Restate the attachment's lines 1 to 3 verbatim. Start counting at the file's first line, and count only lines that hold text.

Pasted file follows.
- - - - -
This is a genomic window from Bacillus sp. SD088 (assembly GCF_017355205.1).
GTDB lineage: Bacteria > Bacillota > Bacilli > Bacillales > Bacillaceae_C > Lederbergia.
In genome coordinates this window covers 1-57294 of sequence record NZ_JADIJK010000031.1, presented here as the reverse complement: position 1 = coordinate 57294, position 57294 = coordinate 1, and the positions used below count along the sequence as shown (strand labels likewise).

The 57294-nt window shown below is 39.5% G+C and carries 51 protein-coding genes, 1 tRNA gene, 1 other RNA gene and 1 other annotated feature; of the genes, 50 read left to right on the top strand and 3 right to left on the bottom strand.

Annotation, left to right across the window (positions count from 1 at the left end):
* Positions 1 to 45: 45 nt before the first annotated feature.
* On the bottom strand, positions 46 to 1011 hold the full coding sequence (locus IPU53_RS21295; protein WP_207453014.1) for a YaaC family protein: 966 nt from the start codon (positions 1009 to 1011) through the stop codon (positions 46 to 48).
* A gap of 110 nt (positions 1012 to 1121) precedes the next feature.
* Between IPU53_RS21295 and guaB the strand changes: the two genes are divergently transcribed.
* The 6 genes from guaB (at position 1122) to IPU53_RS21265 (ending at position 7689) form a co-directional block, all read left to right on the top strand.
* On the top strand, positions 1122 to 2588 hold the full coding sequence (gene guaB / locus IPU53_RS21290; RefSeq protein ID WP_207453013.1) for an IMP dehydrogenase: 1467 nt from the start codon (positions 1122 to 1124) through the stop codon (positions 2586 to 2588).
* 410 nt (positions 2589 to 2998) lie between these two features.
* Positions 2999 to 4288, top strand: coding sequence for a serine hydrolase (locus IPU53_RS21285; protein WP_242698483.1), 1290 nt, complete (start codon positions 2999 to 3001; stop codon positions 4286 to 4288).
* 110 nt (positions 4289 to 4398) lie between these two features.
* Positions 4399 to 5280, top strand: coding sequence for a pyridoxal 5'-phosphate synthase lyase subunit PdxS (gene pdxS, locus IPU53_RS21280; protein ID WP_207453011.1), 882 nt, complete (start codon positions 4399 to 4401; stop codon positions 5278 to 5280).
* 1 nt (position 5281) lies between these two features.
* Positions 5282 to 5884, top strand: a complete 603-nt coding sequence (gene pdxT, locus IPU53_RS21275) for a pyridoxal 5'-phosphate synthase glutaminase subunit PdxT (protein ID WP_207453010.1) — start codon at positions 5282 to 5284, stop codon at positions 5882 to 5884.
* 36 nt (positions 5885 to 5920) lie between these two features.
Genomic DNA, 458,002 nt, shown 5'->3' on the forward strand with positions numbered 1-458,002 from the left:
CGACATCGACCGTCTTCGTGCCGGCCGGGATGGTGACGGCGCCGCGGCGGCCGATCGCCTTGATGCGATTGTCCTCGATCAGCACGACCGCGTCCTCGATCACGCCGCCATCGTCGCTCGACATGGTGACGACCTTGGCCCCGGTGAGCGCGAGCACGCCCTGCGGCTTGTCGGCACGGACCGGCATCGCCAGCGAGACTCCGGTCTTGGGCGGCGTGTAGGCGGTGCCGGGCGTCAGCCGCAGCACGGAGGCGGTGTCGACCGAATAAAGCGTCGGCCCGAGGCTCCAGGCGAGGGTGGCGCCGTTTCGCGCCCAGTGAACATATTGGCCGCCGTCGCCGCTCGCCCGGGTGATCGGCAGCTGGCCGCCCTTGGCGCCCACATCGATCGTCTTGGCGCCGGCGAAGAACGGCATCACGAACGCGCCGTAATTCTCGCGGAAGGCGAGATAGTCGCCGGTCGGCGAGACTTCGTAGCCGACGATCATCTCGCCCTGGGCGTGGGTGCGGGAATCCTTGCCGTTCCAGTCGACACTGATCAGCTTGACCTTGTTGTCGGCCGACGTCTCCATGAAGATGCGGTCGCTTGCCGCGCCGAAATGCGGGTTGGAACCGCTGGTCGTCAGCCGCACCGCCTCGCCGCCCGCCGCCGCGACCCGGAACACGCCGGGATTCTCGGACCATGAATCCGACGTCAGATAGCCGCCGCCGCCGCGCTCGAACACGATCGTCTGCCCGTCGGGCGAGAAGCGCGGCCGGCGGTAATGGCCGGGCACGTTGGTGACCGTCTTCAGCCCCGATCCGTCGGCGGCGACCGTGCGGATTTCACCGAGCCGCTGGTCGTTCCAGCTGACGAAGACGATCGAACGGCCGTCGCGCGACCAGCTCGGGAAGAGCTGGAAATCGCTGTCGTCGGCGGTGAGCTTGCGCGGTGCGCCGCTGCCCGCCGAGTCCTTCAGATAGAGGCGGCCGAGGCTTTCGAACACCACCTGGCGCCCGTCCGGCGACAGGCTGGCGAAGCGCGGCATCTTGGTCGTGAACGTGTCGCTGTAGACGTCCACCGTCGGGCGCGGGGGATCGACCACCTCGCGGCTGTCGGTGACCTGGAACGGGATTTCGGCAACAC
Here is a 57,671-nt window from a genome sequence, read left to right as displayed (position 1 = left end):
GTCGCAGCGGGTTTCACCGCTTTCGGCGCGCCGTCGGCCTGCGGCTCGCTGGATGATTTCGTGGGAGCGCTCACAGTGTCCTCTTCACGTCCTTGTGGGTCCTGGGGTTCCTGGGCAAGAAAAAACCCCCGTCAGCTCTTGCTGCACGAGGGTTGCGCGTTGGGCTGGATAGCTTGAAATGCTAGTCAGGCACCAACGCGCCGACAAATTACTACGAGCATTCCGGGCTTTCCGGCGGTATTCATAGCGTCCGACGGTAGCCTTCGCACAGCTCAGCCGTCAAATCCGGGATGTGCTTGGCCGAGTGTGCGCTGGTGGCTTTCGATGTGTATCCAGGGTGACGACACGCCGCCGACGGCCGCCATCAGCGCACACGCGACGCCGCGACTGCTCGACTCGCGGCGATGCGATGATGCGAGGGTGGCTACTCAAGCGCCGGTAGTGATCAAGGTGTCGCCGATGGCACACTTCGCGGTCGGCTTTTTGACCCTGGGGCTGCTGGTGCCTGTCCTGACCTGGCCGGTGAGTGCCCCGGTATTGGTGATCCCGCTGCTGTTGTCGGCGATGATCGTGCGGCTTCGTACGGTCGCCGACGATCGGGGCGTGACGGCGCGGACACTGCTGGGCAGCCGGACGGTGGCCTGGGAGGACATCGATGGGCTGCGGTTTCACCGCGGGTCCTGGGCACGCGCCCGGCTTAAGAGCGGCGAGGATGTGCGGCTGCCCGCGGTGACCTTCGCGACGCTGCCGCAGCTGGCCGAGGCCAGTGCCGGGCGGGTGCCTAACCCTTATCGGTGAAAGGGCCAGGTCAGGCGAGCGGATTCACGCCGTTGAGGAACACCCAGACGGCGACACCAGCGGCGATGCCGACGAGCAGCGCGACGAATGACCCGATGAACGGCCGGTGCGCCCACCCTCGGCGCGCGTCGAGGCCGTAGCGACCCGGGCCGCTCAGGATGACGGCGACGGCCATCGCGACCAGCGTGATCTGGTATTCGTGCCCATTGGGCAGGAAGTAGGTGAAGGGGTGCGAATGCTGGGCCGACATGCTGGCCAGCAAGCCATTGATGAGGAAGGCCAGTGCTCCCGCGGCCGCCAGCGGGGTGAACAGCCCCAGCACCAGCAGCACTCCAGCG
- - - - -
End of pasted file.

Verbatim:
This is a genomic window from Bacillus sp. SD088 (assembly GCF_017355205.1).
GTDB lineage: Bacteria > Bacillota > Bacilli > Bacillales > Bacillaceae_C > Lederbergia.
In genome coordinates this window covers 1-57294 of sequence record NZ_JADIJK010000031.1, presented here as the reverse complement: position 1 = coordinate 57294, position 57294 = coordinate 1, and the positions used below count along the sequence as shown (strand labels likewise).